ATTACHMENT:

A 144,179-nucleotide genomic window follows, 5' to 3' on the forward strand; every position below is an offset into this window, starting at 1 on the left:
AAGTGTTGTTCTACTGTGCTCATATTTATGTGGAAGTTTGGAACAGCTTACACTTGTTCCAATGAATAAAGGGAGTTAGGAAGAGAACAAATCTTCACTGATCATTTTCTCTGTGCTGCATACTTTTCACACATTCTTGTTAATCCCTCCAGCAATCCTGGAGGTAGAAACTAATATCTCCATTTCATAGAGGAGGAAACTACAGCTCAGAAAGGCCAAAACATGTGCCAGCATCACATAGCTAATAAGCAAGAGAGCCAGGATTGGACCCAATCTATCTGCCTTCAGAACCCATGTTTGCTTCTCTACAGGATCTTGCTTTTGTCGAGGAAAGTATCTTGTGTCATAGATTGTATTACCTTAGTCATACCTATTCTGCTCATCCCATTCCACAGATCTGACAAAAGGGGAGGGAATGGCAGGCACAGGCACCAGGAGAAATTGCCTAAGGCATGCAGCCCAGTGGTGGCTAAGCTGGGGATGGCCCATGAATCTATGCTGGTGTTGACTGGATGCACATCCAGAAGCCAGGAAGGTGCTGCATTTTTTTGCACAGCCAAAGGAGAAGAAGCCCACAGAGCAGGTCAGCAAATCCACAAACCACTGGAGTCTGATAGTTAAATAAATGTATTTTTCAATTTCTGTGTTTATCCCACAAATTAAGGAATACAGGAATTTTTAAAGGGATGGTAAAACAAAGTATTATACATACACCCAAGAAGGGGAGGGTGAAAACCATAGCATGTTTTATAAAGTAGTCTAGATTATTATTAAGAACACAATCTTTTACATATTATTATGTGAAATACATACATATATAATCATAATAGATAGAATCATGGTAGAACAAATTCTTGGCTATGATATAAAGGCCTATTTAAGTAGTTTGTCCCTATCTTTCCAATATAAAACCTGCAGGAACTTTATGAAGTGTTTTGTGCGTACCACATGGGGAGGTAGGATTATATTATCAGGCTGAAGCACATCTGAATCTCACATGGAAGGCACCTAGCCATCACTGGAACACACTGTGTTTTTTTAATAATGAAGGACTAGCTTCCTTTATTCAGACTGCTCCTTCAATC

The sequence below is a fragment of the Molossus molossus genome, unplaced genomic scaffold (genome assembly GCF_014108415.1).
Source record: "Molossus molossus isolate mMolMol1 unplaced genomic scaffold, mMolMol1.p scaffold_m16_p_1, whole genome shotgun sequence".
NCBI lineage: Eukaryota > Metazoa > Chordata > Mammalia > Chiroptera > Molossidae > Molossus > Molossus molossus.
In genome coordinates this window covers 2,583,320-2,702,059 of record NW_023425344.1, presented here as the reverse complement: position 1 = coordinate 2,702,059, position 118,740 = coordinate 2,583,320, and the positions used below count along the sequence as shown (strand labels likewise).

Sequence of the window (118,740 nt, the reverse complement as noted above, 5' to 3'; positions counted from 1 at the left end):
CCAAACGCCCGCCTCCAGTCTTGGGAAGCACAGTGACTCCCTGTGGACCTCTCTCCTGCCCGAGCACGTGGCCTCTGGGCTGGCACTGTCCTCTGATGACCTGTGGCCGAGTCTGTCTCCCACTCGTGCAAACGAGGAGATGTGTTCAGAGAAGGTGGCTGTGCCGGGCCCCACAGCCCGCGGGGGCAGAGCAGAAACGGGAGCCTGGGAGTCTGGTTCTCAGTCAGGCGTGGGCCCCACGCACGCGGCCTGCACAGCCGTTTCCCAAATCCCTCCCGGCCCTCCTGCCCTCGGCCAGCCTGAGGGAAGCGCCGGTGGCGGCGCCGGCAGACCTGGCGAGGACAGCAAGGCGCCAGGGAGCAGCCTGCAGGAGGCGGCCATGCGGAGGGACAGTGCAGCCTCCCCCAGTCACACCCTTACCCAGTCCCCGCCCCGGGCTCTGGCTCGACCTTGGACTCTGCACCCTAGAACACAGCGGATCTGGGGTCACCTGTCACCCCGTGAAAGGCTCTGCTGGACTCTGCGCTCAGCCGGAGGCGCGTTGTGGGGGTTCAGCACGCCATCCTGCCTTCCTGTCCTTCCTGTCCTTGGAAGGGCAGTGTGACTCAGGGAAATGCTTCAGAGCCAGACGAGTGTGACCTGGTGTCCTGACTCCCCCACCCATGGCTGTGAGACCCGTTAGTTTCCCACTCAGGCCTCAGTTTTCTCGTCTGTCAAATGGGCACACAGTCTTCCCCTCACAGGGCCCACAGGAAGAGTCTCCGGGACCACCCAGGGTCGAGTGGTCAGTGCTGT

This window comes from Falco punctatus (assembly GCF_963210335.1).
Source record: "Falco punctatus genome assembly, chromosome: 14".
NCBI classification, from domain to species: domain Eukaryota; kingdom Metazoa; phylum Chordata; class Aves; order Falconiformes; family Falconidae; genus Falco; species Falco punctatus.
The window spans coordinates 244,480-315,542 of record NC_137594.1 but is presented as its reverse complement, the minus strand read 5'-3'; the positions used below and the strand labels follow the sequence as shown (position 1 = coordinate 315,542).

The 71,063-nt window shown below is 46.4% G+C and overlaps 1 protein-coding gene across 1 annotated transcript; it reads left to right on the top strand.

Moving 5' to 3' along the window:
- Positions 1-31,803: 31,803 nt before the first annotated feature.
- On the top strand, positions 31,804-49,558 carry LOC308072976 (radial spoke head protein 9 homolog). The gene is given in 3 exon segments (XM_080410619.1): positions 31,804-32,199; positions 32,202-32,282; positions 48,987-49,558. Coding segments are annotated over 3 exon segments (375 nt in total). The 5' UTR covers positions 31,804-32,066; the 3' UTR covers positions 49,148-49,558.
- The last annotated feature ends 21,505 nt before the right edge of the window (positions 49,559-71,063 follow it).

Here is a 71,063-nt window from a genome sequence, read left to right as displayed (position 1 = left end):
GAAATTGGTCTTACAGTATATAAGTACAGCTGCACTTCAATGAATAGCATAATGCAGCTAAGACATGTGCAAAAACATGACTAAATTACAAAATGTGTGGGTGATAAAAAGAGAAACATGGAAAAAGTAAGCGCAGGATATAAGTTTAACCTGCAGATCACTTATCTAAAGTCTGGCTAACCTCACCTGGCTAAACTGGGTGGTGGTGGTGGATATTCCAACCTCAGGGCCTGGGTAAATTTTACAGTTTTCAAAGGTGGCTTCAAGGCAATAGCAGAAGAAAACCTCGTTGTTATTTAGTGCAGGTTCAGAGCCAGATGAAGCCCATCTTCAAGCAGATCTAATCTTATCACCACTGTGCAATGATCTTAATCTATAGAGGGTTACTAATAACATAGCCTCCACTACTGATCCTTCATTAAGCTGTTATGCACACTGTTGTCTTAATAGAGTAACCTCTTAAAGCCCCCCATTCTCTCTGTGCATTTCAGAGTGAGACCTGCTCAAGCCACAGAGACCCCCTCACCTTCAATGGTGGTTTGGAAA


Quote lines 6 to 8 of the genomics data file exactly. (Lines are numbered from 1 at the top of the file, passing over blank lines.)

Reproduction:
In genome coordinates this window covers 2,583,320-2,702,059 of record NW_023425344.1, presented here as the reverse complement: position 1 = coordinate 2,702,059, position 118,740 = coordinate 2,583,320, and the positions used below count along the sequence as shown (strand labels likewise).

Sequence of the window (118,740 nt, the reverse complement as noted above, 5' to 3'; positions counted from 1 at the left end):
CCAAACGCCCGCCTCCAGTCTTGGGAAGCACAGTGACTCCCTGTGGACCTCTCTCCTGCCCGAGCACGTGGCCTCTGGGCTGGCACTGTCCTCTGATGACCTGTGGCCGAGTCTGTCTCCCACTCGTGCAAACGAGGAGATGTGTTCAGAGAAGGTGGCTGTGCCGGGCCCCACAGCCCGCGGGGGCAGAGCAGAAACGGGAGCCTGGGAGTCTGGTTCTCAGTCAGGCGTGGGCCCCACGCACGCGGCCTGCACAGCCGTTTCCCAAATCCCTCCCGGCCCTCCTGCCCTCGGCCAGCCTGAGGGAAGCGCCGGTGGCGGCGCCGGCAGACCTGGCGAGGACAGCAAGGCGCCAGGGAGCAGCCTGCAGGAGGCGGCCATGCGGAGGGACAGTGCAGCCTCCCCCAGTCACACCCTTACCCAGTCCCCGCCCCGGGCTCTGGCTCGACCTTGGACTCTGCACCCTAGAACACAGCGGATCTGGGGTCACCTGTCACCCCGTGAAAGGCTCTGCTGGACTCTGCGCTCAGCCGGAGGCGCGTTGTGGGGGTTCAGCACGCCATCCTGCCTTCCTGTCCTTCCTGTCCTTGGAAGGGCAGTGTGACTCAGGGAAATGCTTCAGAGCCAGACGAGTGTGACCTGGTGTCCTGACTCCCCCACCCATGGCTGTGAGACCCGTTAGTTTCCCACTCAGGCCTCAGTTTTCTCGTCTGTCAAATGGGCACACAGTCTTCCCCTCACAGGGCCCACAGGAAGAGTCTCCGGGACCACCCAGGGTCGAGTGGTCAGTGCTGT